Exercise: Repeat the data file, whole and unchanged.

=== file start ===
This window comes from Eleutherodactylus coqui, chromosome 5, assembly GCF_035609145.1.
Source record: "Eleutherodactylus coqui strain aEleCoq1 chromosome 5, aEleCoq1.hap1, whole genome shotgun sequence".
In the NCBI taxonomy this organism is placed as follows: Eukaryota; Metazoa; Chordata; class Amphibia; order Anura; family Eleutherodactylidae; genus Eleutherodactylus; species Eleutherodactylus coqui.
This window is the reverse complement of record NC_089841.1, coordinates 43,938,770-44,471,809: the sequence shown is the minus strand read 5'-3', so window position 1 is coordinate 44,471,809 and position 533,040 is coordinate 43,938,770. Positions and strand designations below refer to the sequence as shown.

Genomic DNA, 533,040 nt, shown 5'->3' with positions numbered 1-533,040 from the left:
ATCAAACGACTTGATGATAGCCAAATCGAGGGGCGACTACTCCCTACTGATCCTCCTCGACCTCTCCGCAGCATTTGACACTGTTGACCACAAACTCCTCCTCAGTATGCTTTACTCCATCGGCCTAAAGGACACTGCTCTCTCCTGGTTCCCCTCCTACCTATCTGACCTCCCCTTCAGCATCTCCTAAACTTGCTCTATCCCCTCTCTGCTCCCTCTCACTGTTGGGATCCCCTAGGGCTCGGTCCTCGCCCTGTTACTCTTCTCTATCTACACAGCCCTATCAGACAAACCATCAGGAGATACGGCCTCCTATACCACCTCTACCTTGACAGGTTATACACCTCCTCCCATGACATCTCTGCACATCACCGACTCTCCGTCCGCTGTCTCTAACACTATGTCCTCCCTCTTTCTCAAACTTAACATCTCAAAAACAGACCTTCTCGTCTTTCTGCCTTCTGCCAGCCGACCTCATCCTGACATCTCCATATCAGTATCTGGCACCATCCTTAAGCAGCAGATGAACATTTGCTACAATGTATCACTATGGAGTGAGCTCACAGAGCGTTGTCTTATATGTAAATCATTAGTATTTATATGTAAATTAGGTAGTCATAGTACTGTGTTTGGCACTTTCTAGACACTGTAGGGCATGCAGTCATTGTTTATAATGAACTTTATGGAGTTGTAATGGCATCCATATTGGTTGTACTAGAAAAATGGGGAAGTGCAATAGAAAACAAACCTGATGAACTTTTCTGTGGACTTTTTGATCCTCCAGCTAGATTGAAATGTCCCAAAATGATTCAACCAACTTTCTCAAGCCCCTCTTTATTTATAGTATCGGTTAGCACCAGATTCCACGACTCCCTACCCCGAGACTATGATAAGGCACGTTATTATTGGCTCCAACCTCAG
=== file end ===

This window comes from Eleutherodactylus coqui, chromosome 5, assembly GCF_035609145.1.
Source record: "Eleutherodactylus coqui strain aEleCoq1 chromosome 5, aEleCoq1.hap1, whole genome shotgun sequence".
In the NCBI taxonomy this organism is placed as follows: Eukaryota; Metazoa; Chordata; class Amphibia; order Anura; family Eleutherodactylidae; genus Eleutherodactylus; species Eleutherodactylus coqui.
This window is the reverse complement of record NC_089841.1, coordinates 43,938,770-44,471,809: the sequence shown is the minus strand read 5'-3', so window position 1 is coordinate 44,471,809 and position 533,040 is coordinate 43,938,770. Positions and strand designations below refer to the sequence as shown.

Genomic DNA, 533,040 nt, shown 5'->3' with positions numbered 1-533,040 from the left:
ATCAAACGACTTGATGATAGCCAAATCGAGGGGCGACTACTCCCTACTGATCCTCCTCGACCTCTCCGCAGCATTTGACACTGTTGACCACAAACTCCTCCTCAGTATGCTTTACTCCATCGGCCTAAAGGACACTGCTCTCTCCTGGTTCCCCTCCTACCTATCTGACCTCCCCTTCAGCATCTCCTAAACTTGCTCTATCCCCTCTCTGCTCCCTCTCACTGTTGGGATCCCCTAGGGCTCGGTCCTCGCCCTGTTACTCTTCTCTATCTACACAGCCCTATCAGACAAACCATCAGGAGATACGGCCTCCTATACCACCTCTACCTTGACAGGTTATACACCTCCTCCCATGACATCTCTGCACATCACCGACTCTCCGTCCGCTGTCTCTAACACTATGTCCTCCCTCTTTCTCAAACTTAACATCTCAAAAACAGACCTTCTCGTCTTTCTGCCTTCTGCCAGCCGACCTCATCCTGACATCTCCATATCAGTATCTGGCACCATCCTTAAGCAGCAGATGAACATTTGCTACAATGTATCACTATGGAGTGAGCTCACAGAGCGTTGTCTTATATGTAAATCATTAGTATTTATATGTAAATTAGGTAGTCATAGTACTGTGTTTGGCACTTTCTAGACACTGTAGGGCATGCAGTCATTGTTTATAATGAACTTTATGGAGTTGTAATGGCATCCATATTGGTTGTACTAGAAAAATGGGGAAGTGCAATAGAAAACAAACCTGATGAACTTTTCTGTGGACTTTTTGATCCTCCAGCTAGATTGAAATGTCCCAAAATGATTCAACCAACTTTCTCAAGCCCCTCTTTATTTATAGTATCGGTTAGCACCAGATTCCACGACTCCCTACCCCGAGACTATGATAAGGCACGTTATTATTGGCTCCAACCTCAG